EAST RUTHERFORD, N.J. -- This wasn't a touchdown like his scintillating 74-yard catch-and-run earlier in the Giants' win-or-go-home showdown against Dallas for the NFC East title Sunday night. But Giants receiver Victor Cruz bounced up and started beating his chest like a madman after his 44-yard grab anyway, and he earned the right. He'd just restored the Giants grip on their season and the symmetry of what else he'd just done was too impossible to ignore.
The unlikeliest star on the Giants' offense had just made sure they kept plowing toward their most unfathomable playoff spot in years.
And all with the sort of big play Cruz is starting to make routine.
"Where did we get this guy from?" Giants defensive end Justin Tuck admitted he thought to himself with a laugh after Cruz's 44-yard grab turned what had been a throat-tightening second half back into what became a runaway 31-14 Giants' win.
Laughing again now, Tuck added: "It gets to the point where you look at him -- that catch over the middle in the fourth quarter -- and it's like, 'Why didn't you score? You do it every other day.'"
Cruz's play was important because the Cowboys' offense had rallied to tighten up what had been a 21-0 halftime lead into a 21-14 nail-biter. The Cowboys' defense was also pitching a near shutout against the Giants in the second half. The situation was third-and-seven from their own 28, and the Giants desperately needed to answer Dallas when Giants quarterback Eli Manning barely eluded the rush, and let the ball go with just under 9 ½ minutes to play.
Manning's pass looked more like a desperate heave, a prayer, not a high-percentage choice -- except that it was Cruz waiting on the other end. And even though Manning admitted the ball was slightly underthrown, Cruz slowed down, out-positioned Dallas' Orlando Scandrik for the ball, then leaped to haul it in. Six plays later, the Giants kicked a field goal that pushed the lead back to 10. And they never wobbled again.
But of all the terrific things they did in this game -- from their defense sacking Tony Romo six times to their rushing attack starting to stir, from Manning again coming up big with 346 yards on 24-for-33 passing to Giants coach Tom Coughlin accepting well-deserved congratulations for keeping this banged-up team together -- the guy everyone kept talking about was Cruz.
Even he admits his story sounds "surreal." Who expects an undrafted wideout who grew up in Paterson, N.J., then persevered through a childhood that included enduring his father's suicide, to wind up as the Giants' most dangerous play-maker after a University of Massachusetts run that was interrupted for a year because he didn't apply himself enough to his classroom work, and then a rookie NFL season that was also interrupted, by injury?
Cruz did show a glimpse of this big-play ability last season in the Giants' preseason game against the Jets. But coming into this season, the Giants were still searching to replace possession receiver Steve Smith and Cruz was just hoping to keep a roster spot and then, after that, "Just make a real catch, in a real game that counted," he said.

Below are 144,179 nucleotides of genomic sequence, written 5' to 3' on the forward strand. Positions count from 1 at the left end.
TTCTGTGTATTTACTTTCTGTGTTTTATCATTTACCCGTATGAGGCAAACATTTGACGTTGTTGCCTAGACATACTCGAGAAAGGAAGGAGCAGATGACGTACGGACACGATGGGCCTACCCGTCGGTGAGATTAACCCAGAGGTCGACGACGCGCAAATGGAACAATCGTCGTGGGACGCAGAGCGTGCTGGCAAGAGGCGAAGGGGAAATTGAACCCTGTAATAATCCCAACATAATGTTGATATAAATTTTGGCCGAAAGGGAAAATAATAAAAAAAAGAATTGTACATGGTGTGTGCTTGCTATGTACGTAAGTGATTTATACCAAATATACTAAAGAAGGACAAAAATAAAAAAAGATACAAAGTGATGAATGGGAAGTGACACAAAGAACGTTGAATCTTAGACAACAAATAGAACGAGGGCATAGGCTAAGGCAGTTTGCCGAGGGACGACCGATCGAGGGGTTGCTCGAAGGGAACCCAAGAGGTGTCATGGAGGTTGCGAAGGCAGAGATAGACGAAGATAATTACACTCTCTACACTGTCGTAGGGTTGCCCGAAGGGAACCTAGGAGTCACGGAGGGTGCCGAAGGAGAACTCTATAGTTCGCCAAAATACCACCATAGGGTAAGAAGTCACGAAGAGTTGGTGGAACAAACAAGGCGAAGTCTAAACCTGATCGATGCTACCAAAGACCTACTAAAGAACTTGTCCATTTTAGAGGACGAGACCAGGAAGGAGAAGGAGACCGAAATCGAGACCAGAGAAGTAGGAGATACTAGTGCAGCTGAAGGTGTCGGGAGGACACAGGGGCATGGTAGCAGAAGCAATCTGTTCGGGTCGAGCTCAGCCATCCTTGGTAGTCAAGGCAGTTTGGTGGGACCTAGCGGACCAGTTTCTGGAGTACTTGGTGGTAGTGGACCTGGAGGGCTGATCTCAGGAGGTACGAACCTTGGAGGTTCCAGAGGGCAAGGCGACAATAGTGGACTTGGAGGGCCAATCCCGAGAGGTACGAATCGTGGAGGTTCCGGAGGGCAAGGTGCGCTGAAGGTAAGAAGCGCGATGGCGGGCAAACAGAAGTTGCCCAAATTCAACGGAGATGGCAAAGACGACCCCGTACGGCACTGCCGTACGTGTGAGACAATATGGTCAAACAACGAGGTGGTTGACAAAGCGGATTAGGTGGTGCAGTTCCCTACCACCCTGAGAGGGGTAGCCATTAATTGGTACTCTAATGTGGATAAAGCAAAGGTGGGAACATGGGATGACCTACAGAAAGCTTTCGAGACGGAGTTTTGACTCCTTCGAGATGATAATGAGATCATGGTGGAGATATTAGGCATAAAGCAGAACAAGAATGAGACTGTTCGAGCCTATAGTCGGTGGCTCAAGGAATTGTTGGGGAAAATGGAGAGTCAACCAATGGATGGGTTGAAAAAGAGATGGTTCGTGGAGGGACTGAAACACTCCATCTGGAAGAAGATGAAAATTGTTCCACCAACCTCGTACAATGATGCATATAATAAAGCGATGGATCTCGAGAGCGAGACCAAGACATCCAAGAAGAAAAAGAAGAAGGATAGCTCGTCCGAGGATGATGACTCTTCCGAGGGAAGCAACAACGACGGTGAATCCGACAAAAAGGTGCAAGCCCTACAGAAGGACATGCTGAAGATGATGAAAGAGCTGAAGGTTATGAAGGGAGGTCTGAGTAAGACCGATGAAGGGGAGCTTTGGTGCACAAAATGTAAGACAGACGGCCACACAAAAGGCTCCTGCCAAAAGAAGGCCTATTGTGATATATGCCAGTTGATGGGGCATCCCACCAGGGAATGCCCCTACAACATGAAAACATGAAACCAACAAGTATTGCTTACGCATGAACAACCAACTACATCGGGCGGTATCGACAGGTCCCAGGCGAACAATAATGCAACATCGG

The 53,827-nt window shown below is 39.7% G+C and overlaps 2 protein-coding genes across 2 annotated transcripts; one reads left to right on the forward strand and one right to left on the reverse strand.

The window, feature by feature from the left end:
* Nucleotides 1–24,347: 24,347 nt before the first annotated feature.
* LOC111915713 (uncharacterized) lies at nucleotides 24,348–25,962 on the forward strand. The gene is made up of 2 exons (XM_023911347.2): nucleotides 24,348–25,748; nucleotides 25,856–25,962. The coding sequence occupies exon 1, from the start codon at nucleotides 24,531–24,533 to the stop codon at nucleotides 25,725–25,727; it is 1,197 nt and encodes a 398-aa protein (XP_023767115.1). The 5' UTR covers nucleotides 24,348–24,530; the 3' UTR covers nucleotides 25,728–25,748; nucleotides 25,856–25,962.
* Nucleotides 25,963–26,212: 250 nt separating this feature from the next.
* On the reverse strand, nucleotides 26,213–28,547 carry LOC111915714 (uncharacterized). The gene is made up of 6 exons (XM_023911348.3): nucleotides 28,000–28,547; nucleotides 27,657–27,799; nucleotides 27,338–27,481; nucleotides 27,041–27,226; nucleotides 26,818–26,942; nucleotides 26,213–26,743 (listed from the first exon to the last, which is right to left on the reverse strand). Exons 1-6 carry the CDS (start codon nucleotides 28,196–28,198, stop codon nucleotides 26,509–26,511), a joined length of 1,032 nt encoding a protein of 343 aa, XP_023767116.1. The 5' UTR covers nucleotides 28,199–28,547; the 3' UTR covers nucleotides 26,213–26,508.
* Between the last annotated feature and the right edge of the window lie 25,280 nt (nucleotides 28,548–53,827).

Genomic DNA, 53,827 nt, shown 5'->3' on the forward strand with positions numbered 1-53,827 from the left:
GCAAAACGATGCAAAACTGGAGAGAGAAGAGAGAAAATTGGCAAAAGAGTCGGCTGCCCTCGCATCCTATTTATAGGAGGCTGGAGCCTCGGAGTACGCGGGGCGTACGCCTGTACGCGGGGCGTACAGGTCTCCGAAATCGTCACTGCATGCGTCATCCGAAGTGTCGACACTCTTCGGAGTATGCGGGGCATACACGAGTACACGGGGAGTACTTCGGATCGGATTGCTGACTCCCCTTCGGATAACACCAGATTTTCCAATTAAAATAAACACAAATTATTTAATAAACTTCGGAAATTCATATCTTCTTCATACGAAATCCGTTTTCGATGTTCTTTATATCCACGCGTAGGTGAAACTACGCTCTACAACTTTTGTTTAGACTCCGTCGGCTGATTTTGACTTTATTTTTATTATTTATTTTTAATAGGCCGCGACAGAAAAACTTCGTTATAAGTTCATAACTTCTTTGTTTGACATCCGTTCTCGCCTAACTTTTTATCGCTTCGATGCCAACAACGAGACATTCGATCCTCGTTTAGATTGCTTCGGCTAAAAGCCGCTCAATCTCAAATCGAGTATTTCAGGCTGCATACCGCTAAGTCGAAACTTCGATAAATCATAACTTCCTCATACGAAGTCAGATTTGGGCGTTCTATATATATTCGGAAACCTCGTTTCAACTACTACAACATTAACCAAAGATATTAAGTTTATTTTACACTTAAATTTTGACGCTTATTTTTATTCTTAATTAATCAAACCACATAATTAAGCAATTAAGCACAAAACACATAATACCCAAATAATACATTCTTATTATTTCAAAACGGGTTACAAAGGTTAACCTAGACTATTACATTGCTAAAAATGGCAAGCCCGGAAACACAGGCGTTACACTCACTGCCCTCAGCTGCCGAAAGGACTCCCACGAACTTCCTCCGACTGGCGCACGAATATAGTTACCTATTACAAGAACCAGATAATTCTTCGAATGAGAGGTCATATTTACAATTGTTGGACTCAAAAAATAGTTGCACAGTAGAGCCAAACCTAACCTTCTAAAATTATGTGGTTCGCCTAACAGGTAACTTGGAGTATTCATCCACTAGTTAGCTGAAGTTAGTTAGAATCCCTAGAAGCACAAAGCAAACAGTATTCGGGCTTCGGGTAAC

He's done more than that this year. He finished third in the NFL with 1,536 yards receiving, trailing only Calvin Johnson (1,681) and Wes Welker (1569) though he began the year as a spot player. Cruz was voted a second alternate to the NFC Pro Bowl team, and Tuck said last night if he had his way, Cruz and Manning would be the Giants' "co-MVPs."
Cruz's 99-yard touchdown catch against the Jets a week ago was the spark that sent the Giants winging off to that must-win. The same was true of his 74-yard score Sunday against Dallas. Coughlin said the Giants were really just looking to pick up a first down on the play.
But Cruz, running a little out route toward the left sideline, caught the ball just beyond the line of scrimmage in full stride and turned upfield before Terence Newman, the Dallas cornerback trailing him, could catch up. Then Hakeem Nicks gave him a nice block and it was a footrace to the end zone.
"I saw the sideline wide open," Cruz said. "Then I was looking at myself on the ol' Jumbotron making sure they weren't too close."
Coughlin correctly called Cruz's touchdown the spark that got the Giants going.
But Cruz's 44-yard play was the dagger that sent the Cowboys falling.
Afterward, he enjoyed reliving all of it. When asked how he managed to outleap Scandrick on the play, Cruz shrugged and said something about being lucky to have some God-given ability. When needled about whether he really stands the 6-foot-1 he's listed at, Cruz smiled and said, "With my cleats on, I'm 6-foot-1. That's how I like to look at it. So yeah."
Asked now if he saw Cowboys receiver Laurent Robinson mock his salsa-inflected touchdown dance, Cruz laughed and delivered the sort of dig only a winner gets to say:
"Yeah, I saw him after the game and I told him if he wants to do my dance, he's gotta be a little more fluid, man," said Cruz. "He's got to take some classes, take some courses."
But seriously, Cruz was pressed, how was he able to make that fourth-quarter play at that moment. In that big a situation. On that pass from Manning that could've been better?
"I knew once it was in the air I just had to make a play on it," Cruz explained. "Our team needed it. We were down drastically, our momentum wasn't there. I was glad it was kind of the game-changer. ... Growing up here, I've seen the [Giants'] great run in 2007 and all the not-so-great runs."
Now the non-playoff seasons are over. By winning Sunday night, the 9-7 Giants avoided missing the playoffs for a fourth straight year.
And by the end of his six-catch, 178-yard night, nobody was seriously asking who the Giants' kid receiver was anymore.
Victor Cruz had an entire stadium shouting his last name.